What to Aquino was Nora Aunor’s faux pas
If the previous president made inclusions, this one made an exclusion. Is he allowed within the law that created the National Artist award to do so? Legal eagles say he is. There does not seem to be any problem on that so far, unless another interpretation arises. Which remains a distinct possibility.
But the fact remains unchanged: Nora Aunor passed the rigorous three-step process of the
National Artist award. How truly rigorous is that process? For the information of readers, let us review what those steps are.
The first step is nomination, which does not ensure conferral but is only the start of the rigor. The nomination is then vetted by what is known as a “special research group” composed of commissioned arts and culture experts. This is the first round. A nominee that fails in this round does not make it to the rest of the process. On the other hand, a nominee that passes is never ensured conferral. For that nominee, the trial has only begun.
The nominee’s name is then brought to the National Artist Award Council of Peers, which, as the name suggests, is a peer review phase, so to speak. Past awardees sit in this council. The process dictates that this council must twice deliberate to produce a shortlist. As in the first step, a nominee that passes this step (that by itself is made up of two steps) is not ensured conferral yet. This is the second step, yet in reality is composed of the second but also a third component step. Strictly speaking then, there are a total of four steps, not to mention the nomination which actually constitutes a step in itself. If we include that, there actually are five steps.
The “third” (but in our contention, the fourth) step is the final review process. Again, if you include nomination, this makes it the fifth step. Here the shortlist is scrutinized by the boards of the National Commission for Culture and the Arts and the Cultural Center of the Philippines, which must sit in a joint board meeting. It is composed of 30 members, with each giving his/her individual vote for every nominee. A nominee passes this step by receiving a simple majority—50 percent + 1—of the voting members.
Nora Aunor passed all the stringent steps. In the final process, she was said to have received more than the simple majority required. Note that at this stage, what had previously been a shortlist has now become an even shorter one. If you want comparisons, a highly popular movie personality (now dead) also reached the third step in a past vetting process but received less than 10 votes only. That was how powerful the vetting and voting process was for Nora. There is no such thing as popularity here.
Malacañang disregarded all of that. Does it have the personality to distrust that legally prescribed process? Perhaps the exclusion may not lie in the province of legalities? More importantly, does it have the propriety to exclude Nora?
By the very nature of its peculiar character—an honor system for Filipino artistry and genius—the National Artist award is best privileged from the perspective of its own peers who are the experts in their respective endeavors. Thus, one basic requirement of such nature is to insulate it from the slings and arrows of partisan politics. The last Supreme Court decision touching on the award—where it stripped Cecile Guidote Alvarez, Carlo Caparas, Jose “Pitoy” Moreno and Francisco Mañosa of the awards after Malacañang included them even if their names never passed what turns out now to be a five-step process—must now be part of jurisprudence. But in fact it also speaks much of that propriety.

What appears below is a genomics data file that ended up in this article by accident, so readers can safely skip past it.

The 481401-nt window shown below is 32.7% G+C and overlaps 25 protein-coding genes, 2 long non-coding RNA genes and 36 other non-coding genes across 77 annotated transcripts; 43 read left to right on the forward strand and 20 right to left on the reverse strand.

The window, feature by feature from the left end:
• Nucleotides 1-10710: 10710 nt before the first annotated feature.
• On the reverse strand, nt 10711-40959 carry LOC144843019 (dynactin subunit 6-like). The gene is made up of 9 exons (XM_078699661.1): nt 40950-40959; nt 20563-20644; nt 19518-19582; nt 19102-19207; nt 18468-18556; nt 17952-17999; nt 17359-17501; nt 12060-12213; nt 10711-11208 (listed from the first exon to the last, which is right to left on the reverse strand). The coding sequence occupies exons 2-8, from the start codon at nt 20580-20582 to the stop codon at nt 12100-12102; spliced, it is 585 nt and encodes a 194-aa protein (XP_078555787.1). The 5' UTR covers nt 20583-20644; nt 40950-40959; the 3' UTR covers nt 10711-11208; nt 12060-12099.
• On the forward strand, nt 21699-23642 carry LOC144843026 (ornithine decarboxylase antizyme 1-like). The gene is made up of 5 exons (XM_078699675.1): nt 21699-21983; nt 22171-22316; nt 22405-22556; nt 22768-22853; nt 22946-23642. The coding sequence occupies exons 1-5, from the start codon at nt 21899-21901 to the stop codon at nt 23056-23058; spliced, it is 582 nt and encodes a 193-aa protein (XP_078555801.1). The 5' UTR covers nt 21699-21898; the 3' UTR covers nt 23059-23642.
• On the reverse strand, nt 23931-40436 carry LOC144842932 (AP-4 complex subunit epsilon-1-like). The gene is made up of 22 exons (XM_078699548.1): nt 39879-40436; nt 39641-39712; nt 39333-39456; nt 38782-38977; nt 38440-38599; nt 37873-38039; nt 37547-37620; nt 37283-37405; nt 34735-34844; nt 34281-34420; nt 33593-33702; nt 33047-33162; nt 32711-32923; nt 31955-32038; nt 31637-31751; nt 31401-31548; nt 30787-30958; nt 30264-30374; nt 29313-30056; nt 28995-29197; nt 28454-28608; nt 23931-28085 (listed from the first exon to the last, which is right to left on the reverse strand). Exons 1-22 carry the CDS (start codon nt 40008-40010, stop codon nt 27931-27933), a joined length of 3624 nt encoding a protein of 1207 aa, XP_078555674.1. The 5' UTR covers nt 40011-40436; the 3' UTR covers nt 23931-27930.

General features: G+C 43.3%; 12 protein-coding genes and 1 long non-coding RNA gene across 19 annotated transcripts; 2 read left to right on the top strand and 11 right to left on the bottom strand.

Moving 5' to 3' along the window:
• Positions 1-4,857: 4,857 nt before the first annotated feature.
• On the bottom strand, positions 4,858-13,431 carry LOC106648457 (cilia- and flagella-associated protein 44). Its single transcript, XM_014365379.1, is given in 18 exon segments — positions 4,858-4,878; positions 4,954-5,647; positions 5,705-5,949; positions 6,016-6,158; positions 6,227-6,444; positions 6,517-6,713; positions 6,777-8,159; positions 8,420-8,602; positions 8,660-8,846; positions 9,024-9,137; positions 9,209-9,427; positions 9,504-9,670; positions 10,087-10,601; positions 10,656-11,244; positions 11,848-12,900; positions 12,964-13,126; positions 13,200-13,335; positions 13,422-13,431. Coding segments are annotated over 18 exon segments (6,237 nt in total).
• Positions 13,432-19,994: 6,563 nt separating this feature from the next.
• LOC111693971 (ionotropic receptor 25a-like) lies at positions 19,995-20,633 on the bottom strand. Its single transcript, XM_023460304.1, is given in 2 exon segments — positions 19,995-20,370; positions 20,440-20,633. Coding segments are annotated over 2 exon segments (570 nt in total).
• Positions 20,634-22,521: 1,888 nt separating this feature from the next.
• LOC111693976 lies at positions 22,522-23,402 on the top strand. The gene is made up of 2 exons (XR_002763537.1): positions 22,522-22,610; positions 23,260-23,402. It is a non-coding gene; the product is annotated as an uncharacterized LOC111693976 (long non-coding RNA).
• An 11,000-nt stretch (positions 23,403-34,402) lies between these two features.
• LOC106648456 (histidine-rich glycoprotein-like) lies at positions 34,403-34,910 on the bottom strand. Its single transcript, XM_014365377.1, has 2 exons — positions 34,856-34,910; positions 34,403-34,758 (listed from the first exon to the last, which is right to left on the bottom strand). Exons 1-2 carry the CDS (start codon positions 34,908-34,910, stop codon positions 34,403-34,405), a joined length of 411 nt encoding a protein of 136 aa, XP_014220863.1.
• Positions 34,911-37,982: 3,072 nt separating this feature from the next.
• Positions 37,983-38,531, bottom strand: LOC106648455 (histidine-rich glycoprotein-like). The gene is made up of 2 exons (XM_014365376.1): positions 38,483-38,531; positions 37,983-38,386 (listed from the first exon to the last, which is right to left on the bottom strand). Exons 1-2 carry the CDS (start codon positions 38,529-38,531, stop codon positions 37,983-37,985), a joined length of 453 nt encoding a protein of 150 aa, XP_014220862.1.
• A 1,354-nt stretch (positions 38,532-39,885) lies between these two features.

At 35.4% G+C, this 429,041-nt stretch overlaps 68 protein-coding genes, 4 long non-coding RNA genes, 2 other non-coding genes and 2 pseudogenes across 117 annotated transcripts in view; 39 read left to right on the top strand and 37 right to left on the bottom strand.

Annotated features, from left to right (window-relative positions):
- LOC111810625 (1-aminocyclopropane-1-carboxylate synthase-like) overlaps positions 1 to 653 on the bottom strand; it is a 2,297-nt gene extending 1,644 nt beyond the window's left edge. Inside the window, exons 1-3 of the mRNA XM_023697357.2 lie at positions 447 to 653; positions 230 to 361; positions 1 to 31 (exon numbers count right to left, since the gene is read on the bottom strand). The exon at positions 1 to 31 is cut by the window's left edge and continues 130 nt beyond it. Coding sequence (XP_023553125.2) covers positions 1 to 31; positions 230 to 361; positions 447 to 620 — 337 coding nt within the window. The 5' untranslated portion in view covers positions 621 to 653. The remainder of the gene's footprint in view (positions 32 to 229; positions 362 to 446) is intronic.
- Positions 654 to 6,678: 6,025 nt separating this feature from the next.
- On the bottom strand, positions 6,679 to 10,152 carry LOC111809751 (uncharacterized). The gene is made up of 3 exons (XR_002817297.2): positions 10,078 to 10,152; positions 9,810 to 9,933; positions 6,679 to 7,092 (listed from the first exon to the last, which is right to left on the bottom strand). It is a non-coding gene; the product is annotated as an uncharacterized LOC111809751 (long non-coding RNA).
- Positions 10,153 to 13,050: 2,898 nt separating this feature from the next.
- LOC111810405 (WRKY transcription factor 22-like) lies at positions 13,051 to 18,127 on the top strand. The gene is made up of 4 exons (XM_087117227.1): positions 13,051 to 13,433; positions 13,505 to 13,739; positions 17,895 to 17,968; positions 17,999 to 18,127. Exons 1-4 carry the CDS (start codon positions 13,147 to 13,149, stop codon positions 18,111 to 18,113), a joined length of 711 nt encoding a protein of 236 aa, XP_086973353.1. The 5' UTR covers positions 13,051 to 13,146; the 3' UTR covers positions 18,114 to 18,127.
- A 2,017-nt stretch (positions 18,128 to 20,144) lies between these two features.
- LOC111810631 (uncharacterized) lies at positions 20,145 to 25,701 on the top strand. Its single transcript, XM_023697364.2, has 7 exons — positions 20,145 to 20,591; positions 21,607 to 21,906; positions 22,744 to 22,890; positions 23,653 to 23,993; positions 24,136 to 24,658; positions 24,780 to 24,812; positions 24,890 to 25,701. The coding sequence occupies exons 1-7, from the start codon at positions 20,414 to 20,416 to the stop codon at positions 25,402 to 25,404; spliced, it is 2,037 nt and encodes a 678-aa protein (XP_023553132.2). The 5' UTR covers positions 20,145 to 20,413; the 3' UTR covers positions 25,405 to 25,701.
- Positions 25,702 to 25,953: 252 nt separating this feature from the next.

Where does propriety lie in this controversy? It lies right on how Malacañang treats this honor system from a totally different worldview. The National Artist award, just by looking at the rigorous five-step process, operates from the worldview of the culture of the spirit. “The culture of the spirit is the culture of caring. There is interconnectedness in that worldview. It is a horizontal process. Inversely, and from which Malacañang operates, is the culture of power. The culture of power, given to rivalrous factions and thus operates from a vertical top-to-bottom process, is a culture of disconnectedness and distrust,” opines an arts and culture stalwart whose name must for now be protected from a vindictive Malacañang. He was part of the final voting process.
President Noynoy Aquino did not make inclusions, all right, but did he insulate the National Artist award from partisan politics? The answer may be in the negative. Whatever his reasons were, he played politics.
Was it the drug addiction case in the United States? Was it Nora’s topsy-turvy personal life that Mr. Aquino fears may not provide for a good role model for Filipinos? There is irony there. Mr. Aquino only needs to look at his own family backyard.
Nora Aunor was stricken off the list because she campaigned for Gloria Macapagal-Arroyo in the previous presidential election. Remember the so-called mole-on-the-face look-alike?
Mr. Aquino has just done an Arroyo: He toyed with politics in the National Artist award. Put that in the history books.
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